Upernavik Field Work 2018

2018 saw the Black & Bloom postdocs exploring a new field site in the north western sector of the Greenland Ice Sheet. After two seasons working in the south west near Kangerlussuaq, the team migrated north to investigate dark ice where the melt seasons are shorter and the temperatures lower.

Beautiful Upernavik, viewed from the airport (ph J Cook)

We soon learned that there were additional challenges to working up here beyond the colder weather. Upernavik itself is on a small island in an archipelago near where the ice sheet flows and calves into the sea. While this produces spectacular icebergs, it also means access to the ice sheet is possible only by helicopter. The same helicopter serves local communities elsewhere in the archipelago with food, transport and other essential services. While we were in Upernavik, a huge iceberg floated into the harbour in nearby Inarsuit, threatening the town with the potential for a huge iceberg-induced tsunami. The maritime Arctic weather also played havoc with the flight schedules, and resupplying local communities (rightly) took priority over science charters.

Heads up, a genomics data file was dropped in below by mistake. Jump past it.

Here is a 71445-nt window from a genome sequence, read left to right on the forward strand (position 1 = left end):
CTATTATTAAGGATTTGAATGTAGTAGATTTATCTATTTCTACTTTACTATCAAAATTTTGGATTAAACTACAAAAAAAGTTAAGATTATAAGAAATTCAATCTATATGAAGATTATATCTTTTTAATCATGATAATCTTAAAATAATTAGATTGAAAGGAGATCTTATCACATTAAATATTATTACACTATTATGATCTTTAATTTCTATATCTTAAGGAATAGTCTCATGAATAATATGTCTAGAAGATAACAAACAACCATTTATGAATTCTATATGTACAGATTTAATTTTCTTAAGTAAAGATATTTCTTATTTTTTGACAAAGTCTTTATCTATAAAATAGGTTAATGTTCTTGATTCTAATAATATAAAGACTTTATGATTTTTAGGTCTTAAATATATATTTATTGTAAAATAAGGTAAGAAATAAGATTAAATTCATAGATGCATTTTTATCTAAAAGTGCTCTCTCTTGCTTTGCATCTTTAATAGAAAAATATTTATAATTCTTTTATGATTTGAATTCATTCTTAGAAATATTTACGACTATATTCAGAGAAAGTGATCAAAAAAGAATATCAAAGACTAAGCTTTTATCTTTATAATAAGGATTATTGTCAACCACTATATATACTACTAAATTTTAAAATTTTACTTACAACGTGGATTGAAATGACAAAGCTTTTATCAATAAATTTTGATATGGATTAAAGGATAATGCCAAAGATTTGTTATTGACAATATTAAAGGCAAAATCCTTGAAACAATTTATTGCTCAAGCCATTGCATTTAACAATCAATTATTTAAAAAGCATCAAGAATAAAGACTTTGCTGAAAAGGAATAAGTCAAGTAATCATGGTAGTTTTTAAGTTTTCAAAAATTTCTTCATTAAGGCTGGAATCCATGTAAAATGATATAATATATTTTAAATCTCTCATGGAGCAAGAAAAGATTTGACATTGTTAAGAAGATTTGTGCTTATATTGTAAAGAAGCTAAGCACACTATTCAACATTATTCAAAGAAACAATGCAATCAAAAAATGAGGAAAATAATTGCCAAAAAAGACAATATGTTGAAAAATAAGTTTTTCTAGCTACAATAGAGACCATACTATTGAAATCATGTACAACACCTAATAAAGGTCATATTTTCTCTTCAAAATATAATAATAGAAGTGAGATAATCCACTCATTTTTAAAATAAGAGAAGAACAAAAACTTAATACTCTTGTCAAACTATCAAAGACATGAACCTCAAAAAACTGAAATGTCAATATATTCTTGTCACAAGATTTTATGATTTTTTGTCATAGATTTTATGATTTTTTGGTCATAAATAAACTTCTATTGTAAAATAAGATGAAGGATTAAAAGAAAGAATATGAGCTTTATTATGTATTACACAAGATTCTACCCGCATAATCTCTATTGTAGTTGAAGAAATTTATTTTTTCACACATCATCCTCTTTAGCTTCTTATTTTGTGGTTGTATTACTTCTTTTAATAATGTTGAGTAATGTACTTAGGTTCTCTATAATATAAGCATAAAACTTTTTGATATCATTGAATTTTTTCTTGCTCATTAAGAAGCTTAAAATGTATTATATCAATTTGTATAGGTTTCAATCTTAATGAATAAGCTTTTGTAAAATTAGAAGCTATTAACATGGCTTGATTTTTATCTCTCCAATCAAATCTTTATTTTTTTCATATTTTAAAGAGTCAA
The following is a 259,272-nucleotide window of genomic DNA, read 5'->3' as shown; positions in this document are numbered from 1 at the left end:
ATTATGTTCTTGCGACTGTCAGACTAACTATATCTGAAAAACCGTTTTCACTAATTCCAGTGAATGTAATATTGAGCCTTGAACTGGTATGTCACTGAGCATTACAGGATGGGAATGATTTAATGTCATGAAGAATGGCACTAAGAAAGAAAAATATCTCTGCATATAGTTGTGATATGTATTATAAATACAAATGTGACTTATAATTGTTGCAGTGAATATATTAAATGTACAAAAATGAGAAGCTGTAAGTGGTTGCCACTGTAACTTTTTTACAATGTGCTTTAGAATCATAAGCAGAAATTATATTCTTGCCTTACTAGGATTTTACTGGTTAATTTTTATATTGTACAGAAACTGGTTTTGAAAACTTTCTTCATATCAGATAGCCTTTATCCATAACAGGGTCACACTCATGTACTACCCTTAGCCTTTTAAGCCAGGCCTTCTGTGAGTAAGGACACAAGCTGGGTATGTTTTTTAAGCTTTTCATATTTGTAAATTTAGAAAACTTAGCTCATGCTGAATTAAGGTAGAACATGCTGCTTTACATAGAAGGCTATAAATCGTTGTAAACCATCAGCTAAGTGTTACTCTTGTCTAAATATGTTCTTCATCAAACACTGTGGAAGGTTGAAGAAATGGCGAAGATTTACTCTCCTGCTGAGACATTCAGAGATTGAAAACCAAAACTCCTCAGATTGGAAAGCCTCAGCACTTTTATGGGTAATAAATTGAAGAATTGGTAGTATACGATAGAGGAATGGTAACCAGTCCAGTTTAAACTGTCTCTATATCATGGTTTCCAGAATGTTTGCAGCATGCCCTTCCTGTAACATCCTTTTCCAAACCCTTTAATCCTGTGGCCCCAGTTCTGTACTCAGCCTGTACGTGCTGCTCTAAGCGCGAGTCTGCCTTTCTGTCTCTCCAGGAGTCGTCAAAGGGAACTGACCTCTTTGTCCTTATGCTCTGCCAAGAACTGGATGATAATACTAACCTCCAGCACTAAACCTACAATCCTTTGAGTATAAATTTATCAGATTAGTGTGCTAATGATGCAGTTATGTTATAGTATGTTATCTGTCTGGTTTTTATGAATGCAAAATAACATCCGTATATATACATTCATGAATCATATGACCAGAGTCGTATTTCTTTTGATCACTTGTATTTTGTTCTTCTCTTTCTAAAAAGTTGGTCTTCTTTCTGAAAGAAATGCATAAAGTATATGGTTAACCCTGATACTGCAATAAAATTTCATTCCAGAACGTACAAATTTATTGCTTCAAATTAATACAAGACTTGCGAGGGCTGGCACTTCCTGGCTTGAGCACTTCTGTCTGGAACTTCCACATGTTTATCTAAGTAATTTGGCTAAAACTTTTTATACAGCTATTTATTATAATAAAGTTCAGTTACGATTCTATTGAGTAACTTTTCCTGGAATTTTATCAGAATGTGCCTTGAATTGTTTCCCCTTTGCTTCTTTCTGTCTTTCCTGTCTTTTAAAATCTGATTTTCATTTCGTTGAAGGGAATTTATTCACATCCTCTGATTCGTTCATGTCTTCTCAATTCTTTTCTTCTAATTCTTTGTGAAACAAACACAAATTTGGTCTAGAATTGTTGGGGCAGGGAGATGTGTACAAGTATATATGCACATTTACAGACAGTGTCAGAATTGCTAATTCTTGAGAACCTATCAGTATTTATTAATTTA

Iceberg near the harbour in Upernavik (ph. J Cook)_

These factors combined to prevent us from leaving Upernavik for 3.5 weeks. It seemed like we would never make it onto the ice. However, we finally got a weather window that coindided with heli and pilot availablity. With the difficulty of getting on to the ice weighing on our minds, we had to consider the risk of similar difficulties getting back out. We repacked to ensure we had several weeks of emergency supplies to make sure we would not be flying in to a potential search and rescue disaster.

Once on the ice, we quickly built a camp and started recording measurements quickly. The albedo measurements and paired drone flights went very smoothly, with refined methods developed over the past two seasons. However, we only saw exposed glacier ice for 1.5 days, and continuous snowfall kept it buried for the rest of the season.

Air Greenland’s Bell 212 sling loading our field kit (ph. J Cook)

Overall it was an interesting site, and the important thing is that we can confirm that the algal bloom we studied in the south west is also present in the northern part of the ice sheet, is composed of the same species and also makes the ice dark. We have sampled the mineral dusts too, to see how they compare with the more southern site.

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